The Pipestone Economic Development Authority (EDA) at its August 9 meeting approved the preparation of a purchase contract to sell the Prairie Winds Apartments based on a counter-offer discussed in a closed-door session . The move follows a vote by Pipestone City Council at its August 2 meeting to cancel $ 686,324 in loans the city made to EDA for the construction of the Prairie Winds Apartments.
The EDA met behind closed doors, as state law allows, ahead of its decision on August 9 and in a special meeting on August 2 to discuss the possible purchase price of the property. At the August 2 EDA special meeting, EDA asked staff to enter into a purchase contract for the property subject to a counter-offer and cancellation of loans by the city.
City administrator Jeff Jones said the party interested in buying Prairie Winds first expressed interest earlier this year. The EDA first discussed it behind closed doors in April and Jones said he has been working on elements of the potential sale ever since.
EDA constructed the 18-unit Prairie Winds apartment building starting in 2008 for approximately $ 1.6 million to provide additional housing in the city for employees of large companies such as Suzlon.
âUnfortunately, by the time this facility opened, Suzlon was starting to downsize and you know the rest of the story there,â Jones said at the August 2 meeting.
Jones said the city had received grants to make the loans to the EDA to help finance the construction of the building. One was a $ 525,000 small town federal loan from the Minnesota Department of Employment and Economic Development (DEED). Another was a loan of $ 151,110 from DEED’s Minnesota Investment Fund. A third was for the city’s $ 10,214 which was Minnesota Investment Fund dollars that had been repaid to the city by a previous loan to Ellison Meats.
All three loans were deferred for 30 years until 2038 with zero percent interest. The EDA was to repay the funds to the city at that time and the city could keep the funds and use them for other economic development projects, according to Jones. Jones said the city could cancel the loans with no impact on its credit rating, no tax impact, and no effect on future grant eligibility.
“Probably the biggest downside or downside would be that these funds, if they were to be forgiven, would obviously not be returned to the city and would not be used for new projects,” Jones said.
Prairie Winds currently has $ 1.6 million in long-term liabilities, according to a balance sheet for the property that was presented to the EDA on August 9. Jones said that with the cancellation of the three loans by the city, the EDA would likely be in equilibrium if the property is sold to the interested party.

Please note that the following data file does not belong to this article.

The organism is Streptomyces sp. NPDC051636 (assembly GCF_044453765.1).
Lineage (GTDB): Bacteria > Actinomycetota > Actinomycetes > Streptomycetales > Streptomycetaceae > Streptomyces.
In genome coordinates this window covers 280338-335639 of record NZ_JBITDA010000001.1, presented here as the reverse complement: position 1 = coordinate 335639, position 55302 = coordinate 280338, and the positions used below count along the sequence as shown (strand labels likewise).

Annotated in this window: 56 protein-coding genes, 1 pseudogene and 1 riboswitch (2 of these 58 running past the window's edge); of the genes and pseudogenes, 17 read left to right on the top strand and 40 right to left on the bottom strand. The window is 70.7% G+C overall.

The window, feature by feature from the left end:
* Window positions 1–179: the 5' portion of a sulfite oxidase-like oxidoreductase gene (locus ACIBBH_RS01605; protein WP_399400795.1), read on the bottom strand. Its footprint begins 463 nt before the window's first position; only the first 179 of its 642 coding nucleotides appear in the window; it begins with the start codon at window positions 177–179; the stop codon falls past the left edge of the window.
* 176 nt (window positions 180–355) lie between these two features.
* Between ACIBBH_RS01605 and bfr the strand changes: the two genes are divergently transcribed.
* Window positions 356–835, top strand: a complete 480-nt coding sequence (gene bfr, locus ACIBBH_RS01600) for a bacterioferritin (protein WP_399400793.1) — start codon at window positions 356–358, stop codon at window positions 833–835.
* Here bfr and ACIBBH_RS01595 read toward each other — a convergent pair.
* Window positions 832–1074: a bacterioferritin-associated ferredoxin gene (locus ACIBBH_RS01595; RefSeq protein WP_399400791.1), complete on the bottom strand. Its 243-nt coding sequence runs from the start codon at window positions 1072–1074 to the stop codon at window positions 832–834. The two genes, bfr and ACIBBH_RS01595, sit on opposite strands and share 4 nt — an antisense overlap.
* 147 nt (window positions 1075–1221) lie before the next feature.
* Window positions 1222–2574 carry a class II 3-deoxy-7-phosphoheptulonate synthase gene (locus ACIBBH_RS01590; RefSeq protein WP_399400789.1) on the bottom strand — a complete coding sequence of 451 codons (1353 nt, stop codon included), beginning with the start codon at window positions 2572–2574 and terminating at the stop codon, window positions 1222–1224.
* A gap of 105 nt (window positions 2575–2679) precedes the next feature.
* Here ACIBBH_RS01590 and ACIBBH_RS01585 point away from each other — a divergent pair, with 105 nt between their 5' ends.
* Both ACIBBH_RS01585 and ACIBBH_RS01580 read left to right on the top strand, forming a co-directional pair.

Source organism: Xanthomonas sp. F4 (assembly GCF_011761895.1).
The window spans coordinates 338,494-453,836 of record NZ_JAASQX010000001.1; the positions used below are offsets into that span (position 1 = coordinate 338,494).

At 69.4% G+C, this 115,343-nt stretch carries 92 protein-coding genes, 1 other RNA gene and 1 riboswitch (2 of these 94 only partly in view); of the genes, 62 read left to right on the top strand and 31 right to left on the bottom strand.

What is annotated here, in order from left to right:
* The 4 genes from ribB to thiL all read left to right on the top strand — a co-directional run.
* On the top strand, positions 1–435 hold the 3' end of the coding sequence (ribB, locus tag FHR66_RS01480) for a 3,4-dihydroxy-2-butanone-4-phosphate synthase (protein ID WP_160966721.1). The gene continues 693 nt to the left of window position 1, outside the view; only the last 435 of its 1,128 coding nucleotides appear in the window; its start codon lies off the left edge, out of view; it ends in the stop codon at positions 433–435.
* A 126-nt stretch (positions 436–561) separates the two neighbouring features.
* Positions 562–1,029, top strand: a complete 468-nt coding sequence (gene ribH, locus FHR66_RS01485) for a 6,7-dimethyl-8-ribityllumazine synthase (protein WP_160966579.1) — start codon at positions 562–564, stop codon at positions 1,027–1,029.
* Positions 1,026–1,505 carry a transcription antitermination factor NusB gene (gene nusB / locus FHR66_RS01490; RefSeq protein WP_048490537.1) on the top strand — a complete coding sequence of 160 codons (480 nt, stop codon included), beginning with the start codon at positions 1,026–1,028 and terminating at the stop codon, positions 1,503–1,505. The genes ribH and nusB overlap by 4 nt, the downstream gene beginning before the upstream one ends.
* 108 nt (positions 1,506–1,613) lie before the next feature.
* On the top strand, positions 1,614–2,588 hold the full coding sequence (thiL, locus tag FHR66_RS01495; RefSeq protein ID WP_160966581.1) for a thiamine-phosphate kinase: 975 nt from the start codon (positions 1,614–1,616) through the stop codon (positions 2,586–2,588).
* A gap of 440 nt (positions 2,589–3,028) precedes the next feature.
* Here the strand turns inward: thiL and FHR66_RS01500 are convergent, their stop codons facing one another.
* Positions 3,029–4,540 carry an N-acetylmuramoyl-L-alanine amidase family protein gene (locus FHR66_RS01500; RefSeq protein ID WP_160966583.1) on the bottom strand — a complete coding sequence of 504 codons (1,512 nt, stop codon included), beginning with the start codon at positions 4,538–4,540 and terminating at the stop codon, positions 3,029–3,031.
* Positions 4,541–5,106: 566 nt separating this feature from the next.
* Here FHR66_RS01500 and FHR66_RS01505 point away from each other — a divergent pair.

“It would be nice to see it in the hands of a private developer, but, again, why should we supplement the private developer purchase of this by forgiving them, because, in theory, that’s what we would, âCouncilor Dan Delaney said.
Delaney said it didn’t seem fair to forgive hundreds of thousands of dollars in loans. He suggested that the EDA find out what the appraised value of the property is and advertise the property to see if there would be a buyer who would cover all of the EDA’s unpaid debts. Delaney also said he felt the board did not have enough details on the potential sale.
Councilor Justin Schroyer said he had the same concerns as Delaney.
Other board members, who are also members of EDA, supported the cancellation of the loans. Mayor Myron Koets said the building’s maintenance costs would likely increase in the coming years as the building ages, adding to the EDA’s expense to operate it. Councilor Jim Stout said EDA should not be in the rental business and if the property is sold to a private party it would add to the city’s tax base. Jones said the EDA makes a payment in lieu of taxes for the apartment building that “is significantly less” than what a private owner would pay based on the property’s fair market value.
Delaney asked if there were any conflicts of interest regarding the potential sale of the property. Koets said there was none. Delaney said it calmed his mind.
After further discussions, Delaney and Schroyer said that after learning more information, they supported canceling the loans.